Web standards are a collection of intangibles that we collectively agree to be true. They’re our stories. They’re our collective consensus reality. They are what web browsers agree to implement, and what we agree to use.
The web is agreement.
For human beings to collaborate together, they need a shared purpose. They must have a shared consensus reality—a shared story.
Once a group of people share a purpose, they can work together to establish principles.
Design principles are points of agreement. There are design principles underlying every human endeavour. Sometimes they are tacit. Sometimes they are written down.
Patterns emerge from principles.
Here’s an example of a human endeavour: the creation of a nation state, like the United States of America.
The purpose is agreed in the declaration of independence.
The principles are documented in the constitution.
The patterns emerge in the form of laws.
Here’s one of the design principles behind HTML5. It’s my personal favourite—the priority of constituencies:
In case of conflict, consider users over authors over implementors over specifiers over theoretical purity.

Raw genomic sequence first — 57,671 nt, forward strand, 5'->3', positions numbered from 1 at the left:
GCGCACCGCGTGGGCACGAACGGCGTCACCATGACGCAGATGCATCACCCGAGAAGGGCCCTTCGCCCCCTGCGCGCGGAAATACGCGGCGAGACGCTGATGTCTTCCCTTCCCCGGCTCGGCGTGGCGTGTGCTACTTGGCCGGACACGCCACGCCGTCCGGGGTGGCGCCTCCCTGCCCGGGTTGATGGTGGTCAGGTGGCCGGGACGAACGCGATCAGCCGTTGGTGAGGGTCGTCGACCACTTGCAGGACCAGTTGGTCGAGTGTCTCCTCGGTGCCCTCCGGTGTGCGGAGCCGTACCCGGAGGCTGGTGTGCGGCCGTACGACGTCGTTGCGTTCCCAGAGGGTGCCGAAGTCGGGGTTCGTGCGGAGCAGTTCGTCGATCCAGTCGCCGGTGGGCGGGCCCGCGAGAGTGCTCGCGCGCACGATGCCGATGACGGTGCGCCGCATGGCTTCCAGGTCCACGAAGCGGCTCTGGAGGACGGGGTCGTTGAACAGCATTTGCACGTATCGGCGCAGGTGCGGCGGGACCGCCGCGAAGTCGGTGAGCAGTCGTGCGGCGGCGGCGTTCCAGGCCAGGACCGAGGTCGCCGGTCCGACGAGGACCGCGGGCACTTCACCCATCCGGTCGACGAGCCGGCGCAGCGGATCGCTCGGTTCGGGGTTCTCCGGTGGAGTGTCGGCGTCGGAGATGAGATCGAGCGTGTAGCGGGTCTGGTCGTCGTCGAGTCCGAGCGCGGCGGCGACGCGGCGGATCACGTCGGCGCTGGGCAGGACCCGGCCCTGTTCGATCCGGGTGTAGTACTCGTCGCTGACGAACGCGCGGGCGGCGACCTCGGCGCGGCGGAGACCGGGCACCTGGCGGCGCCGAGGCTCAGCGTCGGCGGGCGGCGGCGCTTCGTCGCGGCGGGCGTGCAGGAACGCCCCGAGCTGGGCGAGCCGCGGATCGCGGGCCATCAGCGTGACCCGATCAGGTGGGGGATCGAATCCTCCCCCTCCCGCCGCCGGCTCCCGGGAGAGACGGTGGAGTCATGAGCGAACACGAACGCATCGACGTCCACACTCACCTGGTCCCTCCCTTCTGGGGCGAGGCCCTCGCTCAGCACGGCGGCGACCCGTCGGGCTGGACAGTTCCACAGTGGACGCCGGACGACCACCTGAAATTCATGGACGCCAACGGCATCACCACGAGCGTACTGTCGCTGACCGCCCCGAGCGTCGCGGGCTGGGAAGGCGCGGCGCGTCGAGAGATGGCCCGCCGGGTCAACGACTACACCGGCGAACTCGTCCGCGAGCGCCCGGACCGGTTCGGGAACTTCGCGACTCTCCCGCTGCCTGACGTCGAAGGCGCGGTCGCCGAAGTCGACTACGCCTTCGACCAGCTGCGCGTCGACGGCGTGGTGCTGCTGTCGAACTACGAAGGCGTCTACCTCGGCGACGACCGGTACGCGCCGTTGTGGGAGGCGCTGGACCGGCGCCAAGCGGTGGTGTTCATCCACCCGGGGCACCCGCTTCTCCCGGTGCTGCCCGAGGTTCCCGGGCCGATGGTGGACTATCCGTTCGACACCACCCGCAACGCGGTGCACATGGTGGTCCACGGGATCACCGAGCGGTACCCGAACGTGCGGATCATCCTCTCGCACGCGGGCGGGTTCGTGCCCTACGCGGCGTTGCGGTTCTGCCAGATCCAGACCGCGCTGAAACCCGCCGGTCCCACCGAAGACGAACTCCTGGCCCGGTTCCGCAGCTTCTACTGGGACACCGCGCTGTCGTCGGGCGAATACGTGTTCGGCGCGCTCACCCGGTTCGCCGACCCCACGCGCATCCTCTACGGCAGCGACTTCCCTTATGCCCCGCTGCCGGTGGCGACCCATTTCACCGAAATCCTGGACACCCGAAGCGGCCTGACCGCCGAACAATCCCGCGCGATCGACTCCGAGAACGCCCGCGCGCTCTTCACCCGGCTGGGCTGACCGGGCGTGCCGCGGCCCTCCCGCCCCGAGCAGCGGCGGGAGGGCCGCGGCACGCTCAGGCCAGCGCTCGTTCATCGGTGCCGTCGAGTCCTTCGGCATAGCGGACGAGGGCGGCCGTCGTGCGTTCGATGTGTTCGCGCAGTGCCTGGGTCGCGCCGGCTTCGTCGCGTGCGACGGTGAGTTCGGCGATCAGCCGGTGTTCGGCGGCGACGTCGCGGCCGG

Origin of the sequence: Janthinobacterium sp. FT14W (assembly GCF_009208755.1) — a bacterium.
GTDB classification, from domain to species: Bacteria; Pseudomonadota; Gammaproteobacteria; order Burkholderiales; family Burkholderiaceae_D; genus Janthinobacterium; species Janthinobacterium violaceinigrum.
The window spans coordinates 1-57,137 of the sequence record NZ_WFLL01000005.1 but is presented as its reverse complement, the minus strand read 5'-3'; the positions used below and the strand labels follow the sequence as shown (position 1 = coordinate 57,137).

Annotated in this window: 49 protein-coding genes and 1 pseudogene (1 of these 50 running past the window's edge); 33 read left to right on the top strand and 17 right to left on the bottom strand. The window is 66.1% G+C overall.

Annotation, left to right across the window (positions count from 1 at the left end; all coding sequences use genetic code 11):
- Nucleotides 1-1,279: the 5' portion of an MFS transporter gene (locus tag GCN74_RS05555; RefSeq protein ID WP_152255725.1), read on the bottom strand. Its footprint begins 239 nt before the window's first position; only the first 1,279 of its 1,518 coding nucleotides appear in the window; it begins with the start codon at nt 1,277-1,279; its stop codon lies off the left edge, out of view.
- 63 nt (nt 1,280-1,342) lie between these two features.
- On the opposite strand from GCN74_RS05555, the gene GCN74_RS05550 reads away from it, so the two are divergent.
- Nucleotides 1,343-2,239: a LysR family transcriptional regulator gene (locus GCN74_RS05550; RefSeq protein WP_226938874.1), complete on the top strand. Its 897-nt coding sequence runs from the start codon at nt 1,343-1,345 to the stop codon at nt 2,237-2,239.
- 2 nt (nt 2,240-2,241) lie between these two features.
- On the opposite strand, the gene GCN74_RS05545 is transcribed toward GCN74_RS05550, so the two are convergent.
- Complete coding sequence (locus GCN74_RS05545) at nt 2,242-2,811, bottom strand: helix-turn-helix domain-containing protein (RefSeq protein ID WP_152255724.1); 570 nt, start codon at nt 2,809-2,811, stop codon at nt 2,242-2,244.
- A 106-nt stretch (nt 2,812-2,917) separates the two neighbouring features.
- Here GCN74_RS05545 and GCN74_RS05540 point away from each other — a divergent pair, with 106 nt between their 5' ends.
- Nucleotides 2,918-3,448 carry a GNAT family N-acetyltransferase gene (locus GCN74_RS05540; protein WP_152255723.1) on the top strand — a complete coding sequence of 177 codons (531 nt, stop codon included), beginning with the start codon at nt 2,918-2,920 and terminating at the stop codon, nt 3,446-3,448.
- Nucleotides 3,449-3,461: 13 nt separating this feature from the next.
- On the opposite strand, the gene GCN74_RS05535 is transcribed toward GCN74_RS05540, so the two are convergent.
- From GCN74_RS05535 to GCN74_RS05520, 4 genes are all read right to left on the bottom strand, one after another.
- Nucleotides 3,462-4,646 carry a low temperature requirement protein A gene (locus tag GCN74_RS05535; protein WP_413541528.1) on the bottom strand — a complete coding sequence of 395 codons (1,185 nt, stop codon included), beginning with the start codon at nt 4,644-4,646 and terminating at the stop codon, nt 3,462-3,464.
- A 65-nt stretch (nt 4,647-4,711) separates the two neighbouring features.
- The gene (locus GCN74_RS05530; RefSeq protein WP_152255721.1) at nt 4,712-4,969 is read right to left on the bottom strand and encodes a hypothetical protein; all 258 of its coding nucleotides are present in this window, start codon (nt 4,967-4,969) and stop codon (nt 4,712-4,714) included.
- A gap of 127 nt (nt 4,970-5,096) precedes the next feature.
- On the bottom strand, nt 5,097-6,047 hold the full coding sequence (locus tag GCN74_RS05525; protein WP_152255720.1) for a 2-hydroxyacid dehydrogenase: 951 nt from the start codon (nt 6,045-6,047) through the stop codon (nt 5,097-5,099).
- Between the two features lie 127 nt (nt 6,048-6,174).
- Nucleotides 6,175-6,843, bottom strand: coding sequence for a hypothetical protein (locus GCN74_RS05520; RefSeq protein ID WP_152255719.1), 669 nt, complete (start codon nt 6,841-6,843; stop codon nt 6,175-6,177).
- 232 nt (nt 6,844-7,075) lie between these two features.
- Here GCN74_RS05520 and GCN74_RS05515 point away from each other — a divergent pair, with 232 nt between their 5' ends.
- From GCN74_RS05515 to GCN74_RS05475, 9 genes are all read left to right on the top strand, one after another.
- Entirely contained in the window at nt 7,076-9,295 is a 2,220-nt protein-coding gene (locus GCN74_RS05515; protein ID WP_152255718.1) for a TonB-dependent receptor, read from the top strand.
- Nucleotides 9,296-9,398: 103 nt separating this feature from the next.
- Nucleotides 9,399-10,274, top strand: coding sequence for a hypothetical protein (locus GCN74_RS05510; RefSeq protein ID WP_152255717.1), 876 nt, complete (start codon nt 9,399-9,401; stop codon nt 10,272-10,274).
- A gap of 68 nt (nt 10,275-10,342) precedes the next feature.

“In case of conflict”—that’s exactly what a good design principle does! It establishes the boundaries of agreement. If you disagree with the design principles of a project, there probably isn’t much point contributing to that project.
Also, it’s reversible. You could imagine a different project that favoured theoretical purity above all else. In fact, that’s pretty much what XHTML 2 was all about.
XHTML 1 was simply HTML reformulated with the syntax of XML: lowercase tags, lowercase attributes, always quoting attribute values.
Remember HTML doesn’t care whether tags and attributes are uppercase or lowercase, or whether you put quotes around your attribute values. You can even leave out some closing tags.
So XHTML 1 was actually kind of a nice bit of agreement: professional web developers agreed on using lowercase tags and attributes, and we agreed to quote our attributes. Browsers didn’t care one way or the other.
But XHTML 2 was going to take the error-handling model of XML and apply it to HTML. This is the error handling model of XML: if the parser encounters a single error, don’t render the document.